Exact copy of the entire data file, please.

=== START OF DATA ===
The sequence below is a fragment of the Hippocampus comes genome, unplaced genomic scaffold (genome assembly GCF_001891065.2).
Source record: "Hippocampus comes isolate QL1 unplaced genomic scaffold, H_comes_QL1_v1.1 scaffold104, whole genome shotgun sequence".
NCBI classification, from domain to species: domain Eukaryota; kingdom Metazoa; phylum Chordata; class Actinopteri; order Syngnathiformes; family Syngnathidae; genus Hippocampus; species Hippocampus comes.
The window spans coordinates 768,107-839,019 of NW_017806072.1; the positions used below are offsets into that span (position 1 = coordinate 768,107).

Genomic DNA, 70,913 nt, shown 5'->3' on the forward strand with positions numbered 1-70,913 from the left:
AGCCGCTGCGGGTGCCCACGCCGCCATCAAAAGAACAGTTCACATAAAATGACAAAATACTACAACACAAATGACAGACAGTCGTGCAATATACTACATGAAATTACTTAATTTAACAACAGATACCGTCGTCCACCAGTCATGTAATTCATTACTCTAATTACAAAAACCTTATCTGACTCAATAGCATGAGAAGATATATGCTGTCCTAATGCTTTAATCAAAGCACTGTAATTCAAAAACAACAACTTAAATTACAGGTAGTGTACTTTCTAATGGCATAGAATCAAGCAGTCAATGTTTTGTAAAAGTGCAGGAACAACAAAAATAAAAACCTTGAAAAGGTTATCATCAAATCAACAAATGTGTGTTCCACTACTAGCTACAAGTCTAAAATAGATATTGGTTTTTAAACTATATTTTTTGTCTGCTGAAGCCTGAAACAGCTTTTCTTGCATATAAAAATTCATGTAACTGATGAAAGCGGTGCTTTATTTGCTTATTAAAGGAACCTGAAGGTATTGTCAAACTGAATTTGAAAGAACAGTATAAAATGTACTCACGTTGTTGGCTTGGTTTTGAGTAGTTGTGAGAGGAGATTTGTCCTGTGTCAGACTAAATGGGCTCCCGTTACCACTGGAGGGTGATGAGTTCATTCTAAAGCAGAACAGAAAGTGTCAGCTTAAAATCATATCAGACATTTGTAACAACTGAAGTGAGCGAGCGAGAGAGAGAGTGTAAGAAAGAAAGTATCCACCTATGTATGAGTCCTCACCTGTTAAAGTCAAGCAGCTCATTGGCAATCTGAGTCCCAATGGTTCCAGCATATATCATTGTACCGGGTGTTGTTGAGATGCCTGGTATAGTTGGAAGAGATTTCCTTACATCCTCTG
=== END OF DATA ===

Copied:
The sequence below is a fragment of the Hippocampus comes genome, unplaced genomic scaffold (genome assembly GCF_001891065.2).
Source record: "Hippocampus comes isolate QL1 unplaced genomic scaffold, H_comes_QL1_v1.1 scaffold104, whole genome shotgun sequence".
NCBI classification, from domain to species: domain Eukaryota; kingdom Metazoa; phylum Chordata; class Actinopteri; order Syngnathiformes; family Syngnathidae; genus Hippocampus; species Hippocampus comes.
The window spans coordinates 768,107-839,019 of NW_017806072.1; the positions used below are offsets into that span (position 1 = coordinate 768,107).

Genomic DNA, 70,913 nt, shown 5'->3' on the forward strand with positions numbered 1-70,913 from the left:
AGCCGCTGCGGGTGCCCACGCCGCCATCAAAAGAACAGTTCACATAAAATGACAAAATACTACAACACAAATGACAGACAGTCGTGCAATATACTACATGAAATTACTTAATTTAACAACAGATACCGTCGTCCACCAGTCATGTAATTCATTACTCTAATTACAAAAACCTTATCTGACTCAATAGCATGAGAAGATATATGCTGTCCTAATGCTTTAATCAAAGCACTGTAATTCAAAAACAACAACTTAAATTACAGGTAGTGTACTTTCTAATGGCATAGAATCAAGCAGTCAATGTTTTGTAAAAGTGCAGGAACAACAAAAATAAAAACCTTGAAAAGGTTATCATCAAATCAACAAATGTGTGTTCCACTACTAGCTACAAGTCTAAAATAGATATTGGTTTTTAAACTATATTTTTTGTCTGCTGAAGCCTGAAACAGCTTTTCTTGCATATAAAAATTCATGTAACTGATGAAAGCGGTGCTTTATTTGCTTATTAAAGGAACCTGAAGGTATTGTCAAACTGAATTTGAAAGAACAGTATAAAATGTACTCACGTTGTTGGCTTGGTTTTGAGTAGTTGTGAGAGGAGATTTGTCCTGTGTCAGACTAAATGGGCTCCCGTTACCACTGGAGGGTGATGAGTTCATTCTAAAGCAGAACAGAAAGTGTCAGCTTAAAATCATATCAGACATTTGTAACAACTGAAGTGAGCGAGCGAGAGAGAGAGTGTAAGAAAGAAAGTATCCACCTATGTATGAGTCCTCACCTGTTAAAGTCAAGCAGCTCATTGGCAATCTGAGTCCCAATGGTTCCAGCATATATCATTGTACCGGGTGTTGTTGAGATGCCTGGTATAGTTGGAAGAGATTTCCTTACATCCTCTG